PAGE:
In years past, some Chinese companies listed via reverse takeovers, but 2017 is on track to be the least active year since 2004.
Once popular, reverse takeovers fall out of vogue
Listing is a symbol of prestige for many companies, but getting one has not always been a walk in the park. In years past, some Chinese companies walked through the backdoor instead by listing via reverse takeovers—stock mergers where sellers of private target companies obtain majority shareholding in listed acquirors. Though once a practical way to get listed while skipping the IPO process, only 10 Chinese “backdoor listings” have completed globally so far in 2017, on track to become the least active year since 2004. In comparison, domestic Chinese markets saw 342 IPOs this YTD, only behind full-year 2010.
Chinese issuers had been lured overseas
The Chinese equity market has not always been welcoming for potential issuers. Due to an IPO curb, only 14 domestic IPOs were priced in 2005, the lowest activity since 1997; and overseas exchanges saw an opportunity to lure away Chinese companies with both IPOs and reverse takeovers. With less regulatory scrutiny than a full IPO process, merging with “shell companies” to obtain backdoor listings became commonplace for Chinese issuers in the following years. The number peaked in 2010, when 48 Chinese issuers were listed overseas via reverse takeovers, including 29 listings in the US on NYSE Amex and OTCBB.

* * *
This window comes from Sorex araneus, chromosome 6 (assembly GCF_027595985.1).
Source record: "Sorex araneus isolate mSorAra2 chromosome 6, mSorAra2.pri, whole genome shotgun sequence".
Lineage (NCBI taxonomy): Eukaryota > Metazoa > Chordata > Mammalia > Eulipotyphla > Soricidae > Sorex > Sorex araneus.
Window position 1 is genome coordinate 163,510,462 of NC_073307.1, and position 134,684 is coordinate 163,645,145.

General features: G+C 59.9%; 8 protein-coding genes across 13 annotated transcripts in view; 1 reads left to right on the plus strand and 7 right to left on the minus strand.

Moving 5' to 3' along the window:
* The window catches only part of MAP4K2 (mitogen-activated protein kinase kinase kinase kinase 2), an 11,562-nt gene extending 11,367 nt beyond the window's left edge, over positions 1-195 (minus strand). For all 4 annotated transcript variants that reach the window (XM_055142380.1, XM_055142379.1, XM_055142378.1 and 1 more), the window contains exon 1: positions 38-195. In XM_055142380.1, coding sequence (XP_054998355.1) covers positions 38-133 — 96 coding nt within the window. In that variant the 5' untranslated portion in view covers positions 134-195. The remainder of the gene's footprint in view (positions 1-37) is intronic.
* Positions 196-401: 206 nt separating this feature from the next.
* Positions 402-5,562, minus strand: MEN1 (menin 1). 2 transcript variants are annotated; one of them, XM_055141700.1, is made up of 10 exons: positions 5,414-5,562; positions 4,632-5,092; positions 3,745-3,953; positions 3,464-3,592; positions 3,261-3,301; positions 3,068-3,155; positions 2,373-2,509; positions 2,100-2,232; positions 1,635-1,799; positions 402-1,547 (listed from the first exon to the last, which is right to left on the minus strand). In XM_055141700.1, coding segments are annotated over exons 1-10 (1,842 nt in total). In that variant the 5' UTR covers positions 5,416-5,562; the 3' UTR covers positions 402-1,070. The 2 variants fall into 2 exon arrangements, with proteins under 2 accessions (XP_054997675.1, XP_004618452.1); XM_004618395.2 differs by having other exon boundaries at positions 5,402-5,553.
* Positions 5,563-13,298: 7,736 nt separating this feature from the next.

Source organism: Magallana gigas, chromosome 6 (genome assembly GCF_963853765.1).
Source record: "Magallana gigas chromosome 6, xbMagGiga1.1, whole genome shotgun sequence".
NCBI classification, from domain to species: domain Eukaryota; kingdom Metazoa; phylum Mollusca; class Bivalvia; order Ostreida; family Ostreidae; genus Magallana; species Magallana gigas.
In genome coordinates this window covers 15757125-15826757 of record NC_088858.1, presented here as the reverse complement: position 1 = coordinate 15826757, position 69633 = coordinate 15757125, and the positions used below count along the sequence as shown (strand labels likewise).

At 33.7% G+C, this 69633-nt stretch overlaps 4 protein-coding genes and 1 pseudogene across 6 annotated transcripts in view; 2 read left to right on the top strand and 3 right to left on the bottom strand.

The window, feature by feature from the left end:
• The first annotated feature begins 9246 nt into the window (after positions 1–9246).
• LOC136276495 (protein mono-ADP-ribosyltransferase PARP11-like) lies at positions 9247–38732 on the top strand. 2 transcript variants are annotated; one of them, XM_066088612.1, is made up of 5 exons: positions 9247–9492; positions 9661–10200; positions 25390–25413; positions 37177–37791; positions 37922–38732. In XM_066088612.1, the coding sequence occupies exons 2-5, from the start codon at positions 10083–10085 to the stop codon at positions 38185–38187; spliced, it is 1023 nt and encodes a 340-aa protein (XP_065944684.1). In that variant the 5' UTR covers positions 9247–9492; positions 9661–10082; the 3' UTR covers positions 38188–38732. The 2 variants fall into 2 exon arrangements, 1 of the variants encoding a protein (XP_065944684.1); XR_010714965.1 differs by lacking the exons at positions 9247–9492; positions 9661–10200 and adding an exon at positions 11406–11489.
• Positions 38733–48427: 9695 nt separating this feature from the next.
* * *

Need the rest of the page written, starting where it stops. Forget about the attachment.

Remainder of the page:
However, investors caught on to the trend as a handful of US backdoor–listed Chinese companies showed accounting irregularities and became subject to class-action lawsuits in the early 2010s. Increased regulatory scrutiny meant reverse takeovers overseas became less viable. Since 2012, 10 or fewer overseas reverse takeovers were completed each year.
New rules scrutinize domestic backdoor listings
Instead of overseas, Chinese issuers turned to backdoor listings on domestic exchanges, peaking in 2011 and 2015 (36 deals each). When the China Securities Regulatory Commission (CSRC) stopped approving domestic IPOs for 15 months until December 2013, it created a 700-strong backlog of applications and the “backdoor” became a particularly important option. Focus Media, the Chinese advertising giant which delisted from NASDAQ in May 2013, jumped the queue with a backdoor listing in Shenzhen in December 2015.
That changed last September, when the CSRC issued new rules regulating stock mergers, essentially requiring companies seeking backdoor listings to fulfill the same regulatory requirements as an ordinary IPO. As approvals for domestic IPOs accelerate, and the impetus for reverse takeovers is all but removed, the backdoor seems to be closing for aspiring issuers.
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Data source: Dealogic, as of October 16